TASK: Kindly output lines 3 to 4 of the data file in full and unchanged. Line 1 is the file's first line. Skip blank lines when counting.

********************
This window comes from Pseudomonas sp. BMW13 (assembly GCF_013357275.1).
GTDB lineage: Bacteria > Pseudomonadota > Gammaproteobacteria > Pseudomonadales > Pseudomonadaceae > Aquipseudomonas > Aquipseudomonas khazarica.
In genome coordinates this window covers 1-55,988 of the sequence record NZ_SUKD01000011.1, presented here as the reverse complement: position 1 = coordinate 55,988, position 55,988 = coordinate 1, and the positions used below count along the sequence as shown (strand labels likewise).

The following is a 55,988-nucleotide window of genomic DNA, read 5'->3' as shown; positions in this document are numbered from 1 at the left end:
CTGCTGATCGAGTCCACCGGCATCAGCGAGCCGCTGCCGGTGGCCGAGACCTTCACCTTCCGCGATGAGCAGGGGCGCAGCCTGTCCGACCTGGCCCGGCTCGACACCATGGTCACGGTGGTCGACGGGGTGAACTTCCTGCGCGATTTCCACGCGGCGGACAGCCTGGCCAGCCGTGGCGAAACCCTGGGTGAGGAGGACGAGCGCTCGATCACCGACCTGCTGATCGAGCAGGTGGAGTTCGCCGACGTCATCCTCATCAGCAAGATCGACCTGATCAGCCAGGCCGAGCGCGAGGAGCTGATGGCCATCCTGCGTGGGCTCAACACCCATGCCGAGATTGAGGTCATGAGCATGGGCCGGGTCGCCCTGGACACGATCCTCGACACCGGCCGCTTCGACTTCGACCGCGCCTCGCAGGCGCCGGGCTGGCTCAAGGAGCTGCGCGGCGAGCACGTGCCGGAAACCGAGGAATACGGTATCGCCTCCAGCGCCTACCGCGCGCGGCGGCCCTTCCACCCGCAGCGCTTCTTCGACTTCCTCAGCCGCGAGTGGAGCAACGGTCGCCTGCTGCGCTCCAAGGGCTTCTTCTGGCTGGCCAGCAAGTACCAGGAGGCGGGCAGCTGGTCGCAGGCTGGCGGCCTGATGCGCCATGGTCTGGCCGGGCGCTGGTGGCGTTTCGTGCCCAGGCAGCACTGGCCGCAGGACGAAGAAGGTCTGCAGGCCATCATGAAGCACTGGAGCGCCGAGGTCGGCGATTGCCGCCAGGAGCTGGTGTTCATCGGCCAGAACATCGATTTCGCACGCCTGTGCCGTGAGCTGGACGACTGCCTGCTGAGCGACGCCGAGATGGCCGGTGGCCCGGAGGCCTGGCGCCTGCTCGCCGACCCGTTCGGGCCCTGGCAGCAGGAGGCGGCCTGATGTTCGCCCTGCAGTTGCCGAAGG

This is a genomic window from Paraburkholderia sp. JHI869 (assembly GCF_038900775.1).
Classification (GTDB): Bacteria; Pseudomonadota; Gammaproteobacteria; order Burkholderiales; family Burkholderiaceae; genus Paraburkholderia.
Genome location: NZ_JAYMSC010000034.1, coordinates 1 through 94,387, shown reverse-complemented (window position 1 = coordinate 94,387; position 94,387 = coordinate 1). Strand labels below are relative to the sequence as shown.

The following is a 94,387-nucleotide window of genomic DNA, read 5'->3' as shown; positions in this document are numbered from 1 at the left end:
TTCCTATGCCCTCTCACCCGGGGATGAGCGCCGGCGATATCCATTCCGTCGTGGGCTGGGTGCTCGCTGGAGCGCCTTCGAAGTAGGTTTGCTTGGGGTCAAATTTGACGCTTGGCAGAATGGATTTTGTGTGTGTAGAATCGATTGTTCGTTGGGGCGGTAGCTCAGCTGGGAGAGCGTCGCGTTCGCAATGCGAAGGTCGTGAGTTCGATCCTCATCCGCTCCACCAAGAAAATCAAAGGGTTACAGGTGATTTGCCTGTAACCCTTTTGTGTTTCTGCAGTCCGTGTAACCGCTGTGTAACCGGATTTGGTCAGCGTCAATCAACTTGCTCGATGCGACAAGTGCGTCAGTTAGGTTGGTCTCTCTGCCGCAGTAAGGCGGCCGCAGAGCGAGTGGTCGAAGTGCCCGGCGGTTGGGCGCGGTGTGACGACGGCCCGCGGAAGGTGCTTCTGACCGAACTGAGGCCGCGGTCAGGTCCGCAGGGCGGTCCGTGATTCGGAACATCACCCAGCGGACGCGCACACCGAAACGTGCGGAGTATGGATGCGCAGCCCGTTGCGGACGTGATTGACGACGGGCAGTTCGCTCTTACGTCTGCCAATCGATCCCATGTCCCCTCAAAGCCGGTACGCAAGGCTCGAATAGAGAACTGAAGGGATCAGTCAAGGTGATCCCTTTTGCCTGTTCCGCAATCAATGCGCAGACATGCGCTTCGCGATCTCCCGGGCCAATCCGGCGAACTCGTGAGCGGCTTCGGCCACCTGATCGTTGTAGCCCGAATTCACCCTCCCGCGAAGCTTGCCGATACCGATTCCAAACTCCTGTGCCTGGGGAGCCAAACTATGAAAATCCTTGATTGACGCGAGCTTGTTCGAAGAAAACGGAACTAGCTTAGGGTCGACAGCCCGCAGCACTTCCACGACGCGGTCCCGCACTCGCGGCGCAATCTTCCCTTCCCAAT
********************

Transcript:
In genome coordinates this window covers 1-55,988 of the sequence record NZ_SUKD01000011.1, presented here as the reverse complement: position 1 = coordinate 55,988, position 55,988 = coordinate 1, and the positions used below count along the sequence as shown (strand labels likewise).

The following is a 55,988-nucleotide window of genomic DNA, read 5'->3' as shown; positions in this document are numbered from 1 at the left end: